Then it's dinner-wash-prep for bed and bedtime for the kids, and Justin and I finish up work, re-evaluate checkpoints for the next day and spend some time together too. I hit a pillow around midnight. This is a general "stencil" for the day, but it does vary in the afternoon from day-to-day. Sometimes I have an in-studio scheduled time, so the kids come with me. Other times, I have a day meeting with the team, and then other times we maybe go outside of the city or to the beach - so afternoons definitely vary, and so do summers and weekends, of course. 

 

What does being a 'modern mum' mean to you?

To me, being a modern mum is living the life to the fullest with the little additions to the family and enjoying the journey of parenthood while continuing on the path of personal development and growth.

The modern mum today has so much at her fingertips in comparison to what even our moms had; we are really lucky.

I see a "modern mum" as an interesting and an accomplished woman, who at the same time loves going down the slide with her toddler, has just as much fun sipping a cup of a hot chocolate with a 3 year old at the cafe as a cappuccino with girlfriends, and is awfully fun to hang out with at the park. 

 mahabis interviews // olya hill

 

How important is downtime for you? (With six children, do you manage to find time for yourself and to relax?)

It's very important and yes, I do try to make time for myself every day.  Early morning is an important time, but also evenings after I hand over the "mommy-duty" to my husband. My sacred "bath ritual" does wonders. Sometimes getting away for a cup of coffee alone is very needed after a hard day (they do happen, you know! Babies are babies and toddler are toddlers :) and Terrible Twos do exist). I love to get a cup of almond cappuccino and just spend some time looking through and editing pictures. Maybe work too, but it is so therapeutic to me. And when doing it on my own, it's definitely a rest time :)

 

What is the ideal way that you spend your downtime? Is there a favourite place you go to (either alone/ with family) to relax… 

A weekend at the beach with everyone is ideal! I love picnics, so we do them often. We recharge by the ocean, although we definitely did not make it enough this year! San Francisco has been very cold last few months. A favorite French cafe LeMarais is another one. They opened when we first moved to SF and we grew to love it dearly. We often make our way there on the weekends for a calm breakfast and good family conversation.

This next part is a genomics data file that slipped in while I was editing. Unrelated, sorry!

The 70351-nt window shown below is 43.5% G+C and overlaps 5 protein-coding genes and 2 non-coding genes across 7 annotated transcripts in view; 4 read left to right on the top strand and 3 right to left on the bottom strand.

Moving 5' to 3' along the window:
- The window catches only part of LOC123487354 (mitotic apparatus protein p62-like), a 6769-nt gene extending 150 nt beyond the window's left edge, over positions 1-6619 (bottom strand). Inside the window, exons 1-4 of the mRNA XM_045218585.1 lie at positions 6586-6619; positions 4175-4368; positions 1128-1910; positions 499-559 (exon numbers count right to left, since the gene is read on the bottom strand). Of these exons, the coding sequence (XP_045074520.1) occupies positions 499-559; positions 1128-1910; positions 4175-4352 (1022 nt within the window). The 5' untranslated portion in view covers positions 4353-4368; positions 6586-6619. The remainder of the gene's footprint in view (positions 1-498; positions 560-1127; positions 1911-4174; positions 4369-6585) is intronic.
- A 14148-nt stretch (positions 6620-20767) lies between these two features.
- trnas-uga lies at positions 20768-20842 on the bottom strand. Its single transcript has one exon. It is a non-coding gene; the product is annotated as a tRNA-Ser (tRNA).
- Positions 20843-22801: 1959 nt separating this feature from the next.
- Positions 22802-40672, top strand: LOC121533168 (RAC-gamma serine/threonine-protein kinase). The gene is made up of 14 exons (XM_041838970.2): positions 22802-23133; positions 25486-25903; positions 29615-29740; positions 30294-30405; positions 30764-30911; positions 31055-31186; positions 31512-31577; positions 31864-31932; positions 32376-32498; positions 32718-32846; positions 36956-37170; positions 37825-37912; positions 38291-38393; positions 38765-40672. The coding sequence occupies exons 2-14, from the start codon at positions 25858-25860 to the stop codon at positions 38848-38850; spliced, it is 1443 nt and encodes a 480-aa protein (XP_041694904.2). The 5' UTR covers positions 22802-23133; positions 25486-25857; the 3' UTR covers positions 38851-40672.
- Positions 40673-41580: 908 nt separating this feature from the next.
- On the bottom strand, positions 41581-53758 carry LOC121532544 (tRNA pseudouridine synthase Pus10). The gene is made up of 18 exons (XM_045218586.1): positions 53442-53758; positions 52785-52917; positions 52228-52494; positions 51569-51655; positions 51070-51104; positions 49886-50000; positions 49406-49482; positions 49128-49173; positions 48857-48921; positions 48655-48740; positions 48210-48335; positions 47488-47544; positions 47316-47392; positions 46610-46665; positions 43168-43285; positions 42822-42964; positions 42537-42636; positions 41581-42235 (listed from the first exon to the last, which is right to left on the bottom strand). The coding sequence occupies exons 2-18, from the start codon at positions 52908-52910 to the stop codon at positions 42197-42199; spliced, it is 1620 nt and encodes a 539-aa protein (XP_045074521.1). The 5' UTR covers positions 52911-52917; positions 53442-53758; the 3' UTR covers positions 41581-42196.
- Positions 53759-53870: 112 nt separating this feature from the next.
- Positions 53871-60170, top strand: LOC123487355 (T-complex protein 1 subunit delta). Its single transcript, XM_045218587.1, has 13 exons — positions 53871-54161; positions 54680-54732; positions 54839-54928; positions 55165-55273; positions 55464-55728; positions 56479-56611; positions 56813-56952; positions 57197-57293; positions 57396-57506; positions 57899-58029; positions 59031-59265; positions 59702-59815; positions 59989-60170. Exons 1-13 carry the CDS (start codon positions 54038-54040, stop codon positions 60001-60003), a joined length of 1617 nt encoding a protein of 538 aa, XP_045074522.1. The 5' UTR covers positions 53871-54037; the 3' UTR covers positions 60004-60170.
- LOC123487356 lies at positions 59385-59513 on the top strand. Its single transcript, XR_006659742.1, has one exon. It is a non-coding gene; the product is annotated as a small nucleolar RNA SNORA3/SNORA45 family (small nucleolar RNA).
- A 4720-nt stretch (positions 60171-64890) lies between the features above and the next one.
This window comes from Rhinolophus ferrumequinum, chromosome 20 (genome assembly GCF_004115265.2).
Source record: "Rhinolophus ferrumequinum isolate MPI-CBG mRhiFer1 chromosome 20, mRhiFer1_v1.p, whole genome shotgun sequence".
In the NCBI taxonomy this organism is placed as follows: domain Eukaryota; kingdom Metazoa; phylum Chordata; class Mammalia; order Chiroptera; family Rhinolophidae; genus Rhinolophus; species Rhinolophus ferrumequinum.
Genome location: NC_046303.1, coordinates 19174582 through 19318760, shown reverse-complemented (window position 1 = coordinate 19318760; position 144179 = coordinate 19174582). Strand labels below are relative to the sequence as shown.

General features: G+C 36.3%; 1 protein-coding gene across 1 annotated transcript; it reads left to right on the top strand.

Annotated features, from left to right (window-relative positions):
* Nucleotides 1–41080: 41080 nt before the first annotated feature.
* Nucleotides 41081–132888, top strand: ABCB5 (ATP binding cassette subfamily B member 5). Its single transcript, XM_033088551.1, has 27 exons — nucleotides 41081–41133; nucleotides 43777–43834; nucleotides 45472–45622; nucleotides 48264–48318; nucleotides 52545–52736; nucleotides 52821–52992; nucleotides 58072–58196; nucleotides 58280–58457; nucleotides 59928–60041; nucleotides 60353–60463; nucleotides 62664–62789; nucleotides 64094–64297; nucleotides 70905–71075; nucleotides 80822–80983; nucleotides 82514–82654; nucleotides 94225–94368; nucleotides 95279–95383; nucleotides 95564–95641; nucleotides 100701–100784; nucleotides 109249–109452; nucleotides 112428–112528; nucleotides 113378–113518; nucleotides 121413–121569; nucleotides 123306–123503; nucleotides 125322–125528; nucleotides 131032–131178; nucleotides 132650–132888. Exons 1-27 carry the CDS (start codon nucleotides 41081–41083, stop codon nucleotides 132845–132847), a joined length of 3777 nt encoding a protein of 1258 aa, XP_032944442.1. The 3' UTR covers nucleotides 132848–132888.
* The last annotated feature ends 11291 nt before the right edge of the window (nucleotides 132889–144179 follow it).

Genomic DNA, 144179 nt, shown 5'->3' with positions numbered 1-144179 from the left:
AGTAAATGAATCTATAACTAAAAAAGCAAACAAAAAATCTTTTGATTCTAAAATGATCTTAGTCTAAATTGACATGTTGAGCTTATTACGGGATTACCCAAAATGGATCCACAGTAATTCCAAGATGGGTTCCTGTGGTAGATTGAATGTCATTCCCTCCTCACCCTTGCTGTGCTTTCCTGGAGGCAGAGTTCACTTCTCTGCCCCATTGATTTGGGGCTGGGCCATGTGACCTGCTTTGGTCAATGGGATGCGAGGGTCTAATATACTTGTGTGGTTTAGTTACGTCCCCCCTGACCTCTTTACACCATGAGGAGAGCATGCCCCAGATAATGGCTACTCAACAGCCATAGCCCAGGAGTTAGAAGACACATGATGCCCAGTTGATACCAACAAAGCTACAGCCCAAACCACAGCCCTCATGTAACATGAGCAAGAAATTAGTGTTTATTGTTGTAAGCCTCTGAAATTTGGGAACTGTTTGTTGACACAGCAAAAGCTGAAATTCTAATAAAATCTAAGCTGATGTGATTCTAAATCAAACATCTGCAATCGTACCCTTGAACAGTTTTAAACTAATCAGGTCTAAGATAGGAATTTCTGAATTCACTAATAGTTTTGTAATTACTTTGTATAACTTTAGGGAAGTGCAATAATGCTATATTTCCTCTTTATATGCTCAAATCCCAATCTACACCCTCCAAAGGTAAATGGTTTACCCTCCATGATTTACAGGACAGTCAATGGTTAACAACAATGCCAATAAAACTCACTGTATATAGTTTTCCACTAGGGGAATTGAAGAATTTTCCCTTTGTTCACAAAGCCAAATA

When do you slip on your mahabis? 

Every minute when I am home! (if no-one else stole them before I was able to put my feet into them).

Early in the mornings when I take my little ones to the playground, I just add the soles to my mahabis to go outside.

 

mahabis interviews // olya hill

 

Which mahabis colour combination did you go for, and why? 

I liked the light grey and borgen blue combination, although all of the options are beautiful. But this particular one appeared very soft and feminine to me , and that's what seemed to be the very right fit at the moment of choosing.

 

Are there aspects of your job that are relaxing (from ballet to photography), or is it strictly work? 

My work is a part of me, so it's never strictly work. When I step into a dance studio or pick up a camera, I transform to another world: the world without worries, the world free of limitations, the world full of unknowns to be discovered, the world where magic happens. It's therapeutic in many ways, and without it I am not myself. Without a busy schedule I simply wilt, so the more work the better. This is probably why we have 6 children too. 

 

If you had a 25th hour in the day, how would you spend it? 

15 extra minutes cuddling everyone, 15 extra minutes outside discovering new things with a camera in hand, 15 extra minutes reading and 15 extra minutes with my husband. 

I need a 26th hour too: for more interesting reading, and a little more sleep would be a great idea too. 

  • Alice Apsey